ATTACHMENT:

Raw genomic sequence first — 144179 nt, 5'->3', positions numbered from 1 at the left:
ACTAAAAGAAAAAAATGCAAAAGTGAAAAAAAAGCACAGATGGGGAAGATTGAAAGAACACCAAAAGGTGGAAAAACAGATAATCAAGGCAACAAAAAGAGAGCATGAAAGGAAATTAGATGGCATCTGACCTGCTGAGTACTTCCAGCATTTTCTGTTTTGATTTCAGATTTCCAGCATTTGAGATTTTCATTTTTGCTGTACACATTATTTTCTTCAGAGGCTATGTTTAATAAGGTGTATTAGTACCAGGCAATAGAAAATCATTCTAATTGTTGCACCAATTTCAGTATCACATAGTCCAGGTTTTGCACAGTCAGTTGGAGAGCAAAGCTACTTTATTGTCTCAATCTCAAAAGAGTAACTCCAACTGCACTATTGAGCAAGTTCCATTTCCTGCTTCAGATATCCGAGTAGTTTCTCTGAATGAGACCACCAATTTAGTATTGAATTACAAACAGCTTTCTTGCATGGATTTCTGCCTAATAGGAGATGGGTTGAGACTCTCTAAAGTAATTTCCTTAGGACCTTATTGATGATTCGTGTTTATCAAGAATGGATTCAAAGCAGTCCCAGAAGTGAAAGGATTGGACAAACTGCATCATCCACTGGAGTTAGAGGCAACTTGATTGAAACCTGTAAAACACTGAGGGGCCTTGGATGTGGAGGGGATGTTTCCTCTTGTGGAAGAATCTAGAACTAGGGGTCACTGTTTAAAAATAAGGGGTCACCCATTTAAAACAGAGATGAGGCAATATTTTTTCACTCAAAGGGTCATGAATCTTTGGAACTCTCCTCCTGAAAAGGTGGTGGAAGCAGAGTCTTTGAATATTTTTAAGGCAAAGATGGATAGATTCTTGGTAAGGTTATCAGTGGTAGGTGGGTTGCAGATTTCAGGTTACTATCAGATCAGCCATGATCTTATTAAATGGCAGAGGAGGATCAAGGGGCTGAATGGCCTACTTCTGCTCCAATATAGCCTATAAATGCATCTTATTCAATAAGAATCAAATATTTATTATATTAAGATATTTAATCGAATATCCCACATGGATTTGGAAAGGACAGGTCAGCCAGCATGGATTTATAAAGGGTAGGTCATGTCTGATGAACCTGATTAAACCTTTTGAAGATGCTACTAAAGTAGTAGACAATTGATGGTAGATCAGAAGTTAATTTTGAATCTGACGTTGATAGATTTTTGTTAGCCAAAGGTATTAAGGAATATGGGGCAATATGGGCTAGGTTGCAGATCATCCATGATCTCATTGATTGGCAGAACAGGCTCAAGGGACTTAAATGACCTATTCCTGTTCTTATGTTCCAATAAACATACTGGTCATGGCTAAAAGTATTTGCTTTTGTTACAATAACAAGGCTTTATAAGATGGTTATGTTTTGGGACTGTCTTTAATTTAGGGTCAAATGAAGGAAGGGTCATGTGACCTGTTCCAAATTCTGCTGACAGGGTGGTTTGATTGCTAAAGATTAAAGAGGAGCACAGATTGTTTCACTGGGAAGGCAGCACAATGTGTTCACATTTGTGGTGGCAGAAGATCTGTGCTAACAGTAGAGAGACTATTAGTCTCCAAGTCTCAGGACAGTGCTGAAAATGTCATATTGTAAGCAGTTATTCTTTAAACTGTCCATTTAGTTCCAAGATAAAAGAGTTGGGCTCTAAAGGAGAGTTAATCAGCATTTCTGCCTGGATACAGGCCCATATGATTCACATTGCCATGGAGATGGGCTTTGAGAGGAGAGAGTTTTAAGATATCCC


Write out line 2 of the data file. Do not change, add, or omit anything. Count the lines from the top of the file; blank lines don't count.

ACTAAAAGAAAAAAATGCAAAAGTGAAAAAAAAGCACAGATGGGGAAGATTGAAAGAACACCAAAAGGTGGAAAAACAGATAATCAAGGCAACAAAAAGAGAGCATGAAAGGAAATTAGATGGCATCTGACCTGCTGAGTACTTCCAGCATTTTCTGTTTTGATTTCAGATTTCCAGCATTTGAGATTTTCATTTTTGCTGTACACATTATTTTCTTCAGAGGCTATGTTTAATAAGGTGTATTAGTACCAGGCAATAGAAAATCATTCTAATTGTTGCACCAATTTCAGTATCACATAGTCCAGGTTTTGCACAGTCAGTTGGAGAGCAAAGCTACTTTATTGTCTCAATCTCAAAAGAGTAACTCCAACTGCACTATTGAGCAAGTTCCATTTCCTGCTTCAGATATCCGAGTAGTTTCTCTGAATGAGACCACCAATTTAGTATTGAATTACAAACAGCTTTCTTGCATGGATTTCTGCCTAATAGGAGATGGGTTGAGACTCTCTAAAGTAATTTCCTTAGGACCTTATTGATGATTCGTGTTTATCAAGAATGGATTCAAAGCAGTCCCAGAAGTGAAAGGATTGGACAAACTGCATCATCCACTGGAGTTAGAGGCAACTTGATTGAAACCTGTAAAACACTGAGGGGCCTTGGATGTGGAGGGGATGTTTCCTCTTGTGGAAGAATCTAGAACTAGGGGTCACTGTTTAAAAATAAGGGGTCACCCATTTAAAACAGAGATGAGGCAATATTTTTTCACTCAAAGGGTCATGAATCTTTGGAACTCTCCTCCTGAAAAGGTGGTGGAAGCAGAGTCTTTGAATATTTTTAAGGCAAAGATGGATAGATTCTTGGTAAGGTTATCAGTGGTAGGTGGGTTGCAGATTTCAGGTTACTATCAGATCAGCCATGATCTTATTAAATGGCAGAGGAGGATCAAGGGGCTGAATGGCCTACTTCTGCTCCAATATAGCCTATAAATGCATCTTATTCAATAAGAATCAAATATTTATTATATTAAGATATTTAATCGAATATCCCACATGGATTTGGAAAGGACAGGTCAGCCAGCATGGATTTATAAAGGGTAGGTCATGTCTGATGAACCTGATTAAACCTTTTGAAGATGCTACTAAAGTAGTAGACAATTGATGGTAGATCAGAAGTTAATTTTGAATCTGACGTTGATAGATTTTTGTTAGCCAAAGGTATTAAGGAATATGGGGCAATATGGGCTAGGTTGCAGATCATCCATGATCTCATTGATTGGCAGAACAGGCTCAAGGGACTTAAATGACCTATTCCTGTTCTTATGTTCCAATAAACATACTGGTCATGGCTAAAAGTATTTGCTTTTGTTACAATAACAAGGCTTTATAAGATGGTTATGTTTTGGGACTGTCTTTAATTTAGGGTCAAATGAAGGAAGGGTCATGTGACCTGTTCCAAATTCTGCTGACAGGGTGGTTTGATTGCTAAAGATTAAAGAGGAGCACAGATTGTTTCACTGGGAAGGCAGCACAATGTGTTCACATTTGTGGTGGCAGAAGATCTGTGCTAACAGTAGAGAGACTATTAGTCTCCAAGTCTCAGGACAGTGCTGAAAATGTCATATTGTAAGCAGTTATTCTTTAAACTGTCCATTTAGTTCCAAGATAAAAGAGTTGGGCTCTAAAGGAGAGTTAATCAGCATTTCTGCCTGGATACAGGCCCATATGATTCACATTGCCATGGAGATGGGCTTTGAGAGGAGAGAGTTTTAAGATATCCC